Council addresses concerns over Wampus Wonderland Night Market

Wednesday, November 29, 2017

Spring Street will be shut down between 4 p.m. and

9 p.m. on Saturday, Dec. 9, for the Wampus Wonderland

Night Market, and some shop owners aren’t happy about

it.

The Eureka Springs City Council heard from these

shop owners on Monday night, with Cameron DeNoewer

speaking during public comments. DeNoewer said the

businesses downtown weren’t notified of the night market,

an event sponsored by Main Street Eureka Springs.

“Ten days ago, we get, ‘You’re going to do this. This is

what we’re doing … and if you want to participate, we’re

going to charge you or we’re going to put a booth in front

of your business,’ ” DeNoewer said.

“That, by definition, is extortion, when you’re trying

to get somebody to pay for something they already have,

and it’s wrong.”

Shop owners pay high rent prices, DeNoewer said, for

the benefits of having a business downtown. He said he’s

upset with Mayor Butch Berry for approving a permit for

the night market.

“It’s wrong, grossly mishandled in every single possible

way,” DeNoewer said.

Jack Moyer, chairman of Main Street Eureka Springs,

said the idea for the night market came from this year’s

national Main Street conference. The booths won’t be

selling items that would compete with existing business

downtown, Moyer said.

“It’s purposely intended not to conflict with existing retailers,”

Moyer said.

Main Street Eureka Springs board members met with

all the city’s department heads, Moyer said, to get the

event approved.

“This is a success for our city,” he said.

Alderwoman Mickey Schneider said she’s spoken to

shop owners about the event.

“The merchants are furious,” Schneider said. “I have

some merchants that would like to address you in regards

to the situation.”

Mel Shipley said he owns a couple of businesses downtown,

saying a representative from Main Street Eureka

Springs came to his gallery on Saturday to inform him

Spring Street would be closed for the night market.

“I thought, ‘Really, how’s this happening?’ They said,

‘Well, not only is it happening, you are the only one

against it,’ ” Shipley said.

Shipley visited merchants on the street, he said, and

found 26 people who didn’t want the event to happen because

it would compete with their businesses.

“We are in the market of selling the want. We don’t have

anything other than what people want, and anything you

put on that street is going to fall into that criteria,” Shipley

said. “If you want to boost traffic, bring in entertainers …

but don’t come into competition with us. Anything you

sell is competition. We don’t need more competition, trust

me.”

Moyer said the point of the night market is to encourage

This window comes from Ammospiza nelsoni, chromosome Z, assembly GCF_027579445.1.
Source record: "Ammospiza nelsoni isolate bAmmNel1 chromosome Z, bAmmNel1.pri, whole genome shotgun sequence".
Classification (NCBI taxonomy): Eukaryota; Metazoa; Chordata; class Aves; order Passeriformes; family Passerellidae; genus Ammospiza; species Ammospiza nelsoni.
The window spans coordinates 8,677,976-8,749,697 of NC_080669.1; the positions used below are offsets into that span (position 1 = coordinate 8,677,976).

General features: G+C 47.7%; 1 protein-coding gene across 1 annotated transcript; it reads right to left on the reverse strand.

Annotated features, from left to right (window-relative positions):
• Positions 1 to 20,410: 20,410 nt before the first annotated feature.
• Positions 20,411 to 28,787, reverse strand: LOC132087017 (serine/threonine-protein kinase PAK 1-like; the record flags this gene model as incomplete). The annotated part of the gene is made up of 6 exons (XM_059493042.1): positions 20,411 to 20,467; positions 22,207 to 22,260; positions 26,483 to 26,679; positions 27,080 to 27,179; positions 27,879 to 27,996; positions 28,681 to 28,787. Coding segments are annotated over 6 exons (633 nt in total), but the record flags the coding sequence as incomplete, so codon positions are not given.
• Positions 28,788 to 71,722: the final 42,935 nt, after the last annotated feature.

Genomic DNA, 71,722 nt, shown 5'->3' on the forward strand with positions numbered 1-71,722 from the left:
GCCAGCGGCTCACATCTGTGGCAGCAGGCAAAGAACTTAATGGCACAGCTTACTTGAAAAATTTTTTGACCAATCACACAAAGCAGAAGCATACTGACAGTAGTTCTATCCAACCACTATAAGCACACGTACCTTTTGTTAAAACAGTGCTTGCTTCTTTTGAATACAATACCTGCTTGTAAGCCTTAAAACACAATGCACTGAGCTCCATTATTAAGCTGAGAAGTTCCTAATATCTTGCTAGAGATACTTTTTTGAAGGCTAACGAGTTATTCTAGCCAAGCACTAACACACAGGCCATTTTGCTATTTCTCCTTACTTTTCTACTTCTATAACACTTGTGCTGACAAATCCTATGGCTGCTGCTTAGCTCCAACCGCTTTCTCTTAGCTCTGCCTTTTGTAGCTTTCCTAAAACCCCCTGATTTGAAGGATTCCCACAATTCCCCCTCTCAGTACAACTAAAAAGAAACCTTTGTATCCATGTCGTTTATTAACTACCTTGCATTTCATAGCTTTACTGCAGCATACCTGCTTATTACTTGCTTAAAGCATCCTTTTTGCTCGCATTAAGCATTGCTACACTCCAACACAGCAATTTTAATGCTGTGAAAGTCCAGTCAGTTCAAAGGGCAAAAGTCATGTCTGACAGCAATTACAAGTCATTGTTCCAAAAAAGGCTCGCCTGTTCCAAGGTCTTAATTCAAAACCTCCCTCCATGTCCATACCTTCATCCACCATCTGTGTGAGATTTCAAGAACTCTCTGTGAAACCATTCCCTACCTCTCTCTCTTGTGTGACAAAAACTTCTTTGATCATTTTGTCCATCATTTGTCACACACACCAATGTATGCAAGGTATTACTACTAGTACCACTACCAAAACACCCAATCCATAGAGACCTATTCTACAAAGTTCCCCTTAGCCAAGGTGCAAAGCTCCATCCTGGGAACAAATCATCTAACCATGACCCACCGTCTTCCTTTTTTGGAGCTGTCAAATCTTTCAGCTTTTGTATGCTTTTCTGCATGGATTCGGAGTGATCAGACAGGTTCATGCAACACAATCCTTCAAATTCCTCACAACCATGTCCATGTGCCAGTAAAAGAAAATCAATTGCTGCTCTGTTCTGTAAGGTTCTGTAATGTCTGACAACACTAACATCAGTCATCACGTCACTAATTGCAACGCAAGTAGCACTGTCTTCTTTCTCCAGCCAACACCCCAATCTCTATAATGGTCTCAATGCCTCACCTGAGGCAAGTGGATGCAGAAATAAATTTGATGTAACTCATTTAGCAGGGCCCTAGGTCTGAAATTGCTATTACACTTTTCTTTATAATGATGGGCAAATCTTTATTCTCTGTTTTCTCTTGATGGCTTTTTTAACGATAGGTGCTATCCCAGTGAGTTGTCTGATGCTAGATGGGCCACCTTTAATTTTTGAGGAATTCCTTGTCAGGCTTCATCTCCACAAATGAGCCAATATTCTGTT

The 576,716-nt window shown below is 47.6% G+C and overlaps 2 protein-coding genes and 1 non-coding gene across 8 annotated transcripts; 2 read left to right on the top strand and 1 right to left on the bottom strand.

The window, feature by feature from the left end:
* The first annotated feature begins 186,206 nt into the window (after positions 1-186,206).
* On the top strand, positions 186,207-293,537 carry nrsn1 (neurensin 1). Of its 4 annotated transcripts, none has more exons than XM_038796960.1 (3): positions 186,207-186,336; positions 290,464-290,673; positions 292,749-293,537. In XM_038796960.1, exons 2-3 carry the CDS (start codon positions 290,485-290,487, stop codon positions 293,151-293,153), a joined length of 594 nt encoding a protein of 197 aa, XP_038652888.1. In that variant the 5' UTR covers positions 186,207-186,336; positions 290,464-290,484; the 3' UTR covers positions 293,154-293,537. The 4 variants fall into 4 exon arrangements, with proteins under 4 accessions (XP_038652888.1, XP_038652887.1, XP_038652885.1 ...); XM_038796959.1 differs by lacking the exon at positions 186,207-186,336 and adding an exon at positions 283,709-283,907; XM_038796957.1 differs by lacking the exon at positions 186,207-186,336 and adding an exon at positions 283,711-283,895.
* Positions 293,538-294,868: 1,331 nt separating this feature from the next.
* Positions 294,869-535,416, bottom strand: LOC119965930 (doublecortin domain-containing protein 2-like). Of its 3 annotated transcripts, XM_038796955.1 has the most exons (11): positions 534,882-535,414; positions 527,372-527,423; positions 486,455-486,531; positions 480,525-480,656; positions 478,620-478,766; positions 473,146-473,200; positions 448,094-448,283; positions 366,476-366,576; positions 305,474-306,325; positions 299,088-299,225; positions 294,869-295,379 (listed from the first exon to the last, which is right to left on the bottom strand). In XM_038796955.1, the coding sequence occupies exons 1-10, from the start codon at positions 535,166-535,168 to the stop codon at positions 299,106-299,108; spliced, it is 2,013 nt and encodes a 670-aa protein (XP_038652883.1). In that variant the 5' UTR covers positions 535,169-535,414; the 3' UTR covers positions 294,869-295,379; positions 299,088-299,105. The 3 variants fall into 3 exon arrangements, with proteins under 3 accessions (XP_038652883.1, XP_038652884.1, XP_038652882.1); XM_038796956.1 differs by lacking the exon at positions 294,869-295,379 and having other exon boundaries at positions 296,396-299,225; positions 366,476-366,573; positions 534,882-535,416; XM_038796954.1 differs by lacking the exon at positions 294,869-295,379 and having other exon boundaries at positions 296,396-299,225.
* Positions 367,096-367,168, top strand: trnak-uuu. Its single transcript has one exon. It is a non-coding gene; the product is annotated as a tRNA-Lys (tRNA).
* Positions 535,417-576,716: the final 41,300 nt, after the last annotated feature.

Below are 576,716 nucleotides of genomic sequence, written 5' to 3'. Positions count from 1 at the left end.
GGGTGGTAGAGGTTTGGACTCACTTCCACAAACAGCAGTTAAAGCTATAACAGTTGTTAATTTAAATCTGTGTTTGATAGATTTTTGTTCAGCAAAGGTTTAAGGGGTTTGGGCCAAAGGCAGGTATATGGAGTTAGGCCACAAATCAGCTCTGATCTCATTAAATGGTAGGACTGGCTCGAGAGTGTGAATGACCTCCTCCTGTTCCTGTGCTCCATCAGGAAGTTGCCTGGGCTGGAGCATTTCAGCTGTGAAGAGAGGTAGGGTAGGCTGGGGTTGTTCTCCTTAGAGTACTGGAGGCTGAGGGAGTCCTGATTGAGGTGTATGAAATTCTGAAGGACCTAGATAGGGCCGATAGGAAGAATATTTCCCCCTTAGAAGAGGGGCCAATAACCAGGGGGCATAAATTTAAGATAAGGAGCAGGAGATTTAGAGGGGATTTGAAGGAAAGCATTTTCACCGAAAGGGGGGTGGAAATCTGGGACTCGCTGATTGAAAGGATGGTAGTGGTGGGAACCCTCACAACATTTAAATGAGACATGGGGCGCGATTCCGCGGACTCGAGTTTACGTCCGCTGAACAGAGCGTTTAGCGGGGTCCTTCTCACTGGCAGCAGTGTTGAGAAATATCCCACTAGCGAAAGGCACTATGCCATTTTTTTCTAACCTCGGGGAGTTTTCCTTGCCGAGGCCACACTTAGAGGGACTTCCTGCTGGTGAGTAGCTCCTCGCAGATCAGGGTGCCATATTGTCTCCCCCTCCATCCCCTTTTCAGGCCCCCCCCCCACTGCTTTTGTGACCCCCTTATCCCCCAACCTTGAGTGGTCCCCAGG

Christmas shopping downtown. Main Street Eureka

Springs is working to increase the number of tourists who

come to town during Christmas, he said.

“Doing the same thing over and over and over again

does not yield growth. It yields attrition,” Moyer said.

“That’s part of what’s hurting Eureka Springs. This is a

shopping event intended to be a signature event … that

sends the message to all our advertising, ‘Eureka Springs

is open for Christmas,’ and we all get the benefit of that.”

When it came to closing the street for the night market,

Moyer said, Main Street Eureka Springs followed the procedure

to the letter.

“I really ask that you guys honor the process,” Moyer

said.

Alderman David Mitchell said the businesses have had

a tough time this year, saying the night market could be a

way to help shop owners.

“It’s trying to reinvent or come up with new ideas, new

things in an attempt to break the mold … in an attempt to

bring in guests,” Mitchell said.

Berry handled the situation appropriately, Mitchell

said, and the event will go on as planned.

“The mayor has the final authority to close the street.

Everything was followed,” Mitchell said. “The outcome

may not be great … obviously this petition shows that, but

guess what? We’re in the middle of a situation here now

where I don’t think it’s possible to stop what’s going on.

This year’s probably going to be an opportunity to test the

approach that has been laid out.”

Also at the meeting, the council asked Berry to entertain

lease proposals for the Norris Street property, re-approved

Steve Holifield for the Eureka Springs Cemetery

Commission and voted down alderman Bob Thomas’ motion

to reconsider the vote to move to city meetings to the

community center property on Kingshighway. Thomas,

Mitchell and Kristi Kendrick voted to reconsider the decision,

with Schneider and Terry McClung voting against

it. Berry chose not to vote to break the tie, so the motion

failed.

The council’s next regular meeting is scheduled for 6

p.m. Monday, Dec. 11, at The Auditorium.

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